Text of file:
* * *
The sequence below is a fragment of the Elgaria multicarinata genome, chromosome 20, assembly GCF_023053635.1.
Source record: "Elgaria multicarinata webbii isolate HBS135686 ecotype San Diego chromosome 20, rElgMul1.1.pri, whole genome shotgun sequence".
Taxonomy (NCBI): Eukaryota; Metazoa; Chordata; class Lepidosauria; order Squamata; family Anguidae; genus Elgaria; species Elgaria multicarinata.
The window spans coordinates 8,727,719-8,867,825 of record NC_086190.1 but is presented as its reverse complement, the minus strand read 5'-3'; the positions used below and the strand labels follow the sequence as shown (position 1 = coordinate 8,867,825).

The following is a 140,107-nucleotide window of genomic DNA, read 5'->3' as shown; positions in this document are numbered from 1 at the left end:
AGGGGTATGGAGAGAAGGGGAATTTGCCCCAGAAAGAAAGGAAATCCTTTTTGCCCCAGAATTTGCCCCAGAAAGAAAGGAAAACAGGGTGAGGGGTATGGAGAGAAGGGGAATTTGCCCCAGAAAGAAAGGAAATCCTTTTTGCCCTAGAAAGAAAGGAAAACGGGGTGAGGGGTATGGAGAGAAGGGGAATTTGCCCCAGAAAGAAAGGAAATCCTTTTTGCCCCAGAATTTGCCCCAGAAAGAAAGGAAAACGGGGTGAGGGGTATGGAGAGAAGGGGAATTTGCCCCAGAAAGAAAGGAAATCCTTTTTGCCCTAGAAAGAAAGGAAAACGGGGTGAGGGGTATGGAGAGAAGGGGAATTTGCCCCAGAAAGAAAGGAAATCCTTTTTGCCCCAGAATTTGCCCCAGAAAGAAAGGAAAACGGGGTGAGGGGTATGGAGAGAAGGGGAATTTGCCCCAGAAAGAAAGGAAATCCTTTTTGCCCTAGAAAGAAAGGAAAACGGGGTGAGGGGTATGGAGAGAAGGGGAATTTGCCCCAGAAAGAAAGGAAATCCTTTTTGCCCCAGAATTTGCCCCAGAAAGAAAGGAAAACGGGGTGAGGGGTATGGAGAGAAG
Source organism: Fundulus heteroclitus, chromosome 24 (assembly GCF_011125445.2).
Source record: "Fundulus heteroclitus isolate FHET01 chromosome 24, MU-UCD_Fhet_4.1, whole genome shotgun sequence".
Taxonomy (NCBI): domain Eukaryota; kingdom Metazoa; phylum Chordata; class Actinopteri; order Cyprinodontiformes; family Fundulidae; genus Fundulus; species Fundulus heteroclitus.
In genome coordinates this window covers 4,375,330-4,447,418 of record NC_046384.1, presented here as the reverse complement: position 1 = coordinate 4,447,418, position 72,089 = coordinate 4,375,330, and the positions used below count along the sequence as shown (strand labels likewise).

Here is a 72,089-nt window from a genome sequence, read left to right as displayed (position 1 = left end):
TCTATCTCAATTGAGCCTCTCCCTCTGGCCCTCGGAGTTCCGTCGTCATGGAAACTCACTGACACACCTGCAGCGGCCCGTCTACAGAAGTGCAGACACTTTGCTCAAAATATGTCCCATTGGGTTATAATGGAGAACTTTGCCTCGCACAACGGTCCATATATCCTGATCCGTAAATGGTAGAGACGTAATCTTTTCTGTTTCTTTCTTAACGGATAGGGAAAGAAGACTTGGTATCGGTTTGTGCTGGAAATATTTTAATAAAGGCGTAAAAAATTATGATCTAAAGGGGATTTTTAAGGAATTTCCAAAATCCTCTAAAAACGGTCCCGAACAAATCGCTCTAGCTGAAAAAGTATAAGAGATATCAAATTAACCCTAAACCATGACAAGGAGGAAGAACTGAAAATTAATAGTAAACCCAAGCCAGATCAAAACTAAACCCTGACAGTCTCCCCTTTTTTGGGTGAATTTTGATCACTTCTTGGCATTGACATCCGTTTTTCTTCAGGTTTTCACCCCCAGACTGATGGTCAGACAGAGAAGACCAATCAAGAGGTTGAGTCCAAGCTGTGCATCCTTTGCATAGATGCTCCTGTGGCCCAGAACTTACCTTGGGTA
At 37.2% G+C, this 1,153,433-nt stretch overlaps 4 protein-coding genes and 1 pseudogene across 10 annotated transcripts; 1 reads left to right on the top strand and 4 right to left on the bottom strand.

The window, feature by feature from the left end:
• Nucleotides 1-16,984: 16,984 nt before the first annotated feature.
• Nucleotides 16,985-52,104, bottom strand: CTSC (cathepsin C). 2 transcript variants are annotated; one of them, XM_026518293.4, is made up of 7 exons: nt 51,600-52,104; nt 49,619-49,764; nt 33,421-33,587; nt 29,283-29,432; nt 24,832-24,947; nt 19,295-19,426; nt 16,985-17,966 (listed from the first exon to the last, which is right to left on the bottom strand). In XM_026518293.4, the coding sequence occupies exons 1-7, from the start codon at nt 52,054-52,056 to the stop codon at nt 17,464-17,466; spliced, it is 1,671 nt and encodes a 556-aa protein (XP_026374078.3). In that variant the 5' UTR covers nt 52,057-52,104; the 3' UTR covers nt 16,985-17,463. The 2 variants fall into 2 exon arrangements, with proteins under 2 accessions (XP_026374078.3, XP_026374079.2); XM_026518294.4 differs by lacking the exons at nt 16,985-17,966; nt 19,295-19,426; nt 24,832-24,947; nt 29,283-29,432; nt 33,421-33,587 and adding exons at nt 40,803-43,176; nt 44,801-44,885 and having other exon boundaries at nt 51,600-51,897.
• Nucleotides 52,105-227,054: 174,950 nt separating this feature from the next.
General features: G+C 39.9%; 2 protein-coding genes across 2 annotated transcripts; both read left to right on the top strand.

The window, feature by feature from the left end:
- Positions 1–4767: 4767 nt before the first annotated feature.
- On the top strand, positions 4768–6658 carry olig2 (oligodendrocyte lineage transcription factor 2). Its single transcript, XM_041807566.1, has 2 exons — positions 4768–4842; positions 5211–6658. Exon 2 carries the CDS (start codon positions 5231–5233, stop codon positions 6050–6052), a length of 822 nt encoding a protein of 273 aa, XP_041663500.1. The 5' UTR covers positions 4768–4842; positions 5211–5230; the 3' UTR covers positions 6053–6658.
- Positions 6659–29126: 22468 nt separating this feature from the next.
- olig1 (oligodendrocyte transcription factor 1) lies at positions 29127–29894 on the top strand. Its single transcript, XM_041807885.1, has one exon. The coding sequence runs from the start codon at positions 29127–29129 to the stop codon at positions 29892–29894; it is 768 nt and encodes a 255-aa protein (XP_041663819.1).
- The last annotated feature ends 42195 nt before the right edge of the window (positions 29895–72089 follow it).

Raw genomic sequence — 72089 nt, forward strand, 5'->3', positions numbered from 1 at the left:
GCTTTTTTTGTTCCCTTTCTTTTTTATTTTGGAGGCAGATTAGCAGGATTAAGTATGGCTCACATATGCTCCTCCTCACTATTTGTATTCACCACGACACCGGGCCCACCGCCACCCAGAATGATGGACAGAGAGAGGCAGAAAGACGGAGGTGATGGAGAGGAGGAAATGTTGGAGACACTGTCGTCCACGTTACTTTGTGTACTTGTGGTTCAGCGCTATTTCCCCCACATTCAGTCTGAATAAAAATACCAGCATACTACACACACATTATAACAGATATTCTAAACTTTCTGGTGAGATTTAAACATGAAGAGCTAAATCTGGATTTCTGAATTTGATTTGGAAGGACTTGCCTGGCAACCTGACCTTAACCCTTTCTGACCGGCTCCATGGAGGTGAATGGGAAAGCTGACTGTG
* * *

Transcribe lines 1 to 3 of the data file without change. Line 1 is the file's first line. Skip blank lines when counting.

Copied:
The sequence below is a fragment of the Elgaria multicarinata genome, chromosome 20, assembly GCF_023053635.1.
Source record: "Elgaria multicarinata webbii isolate HBS135686 ecotype San Diego chromosome 20, rElgMul1.1.pri, whole genome shotgun sequence".
Taxonomy (NCBI): Eukaryota; Metazoa; Chordata; class Lepidosauria; order Squamata; family Anguidae; genus Elgaria; species Elgaria multicarinata.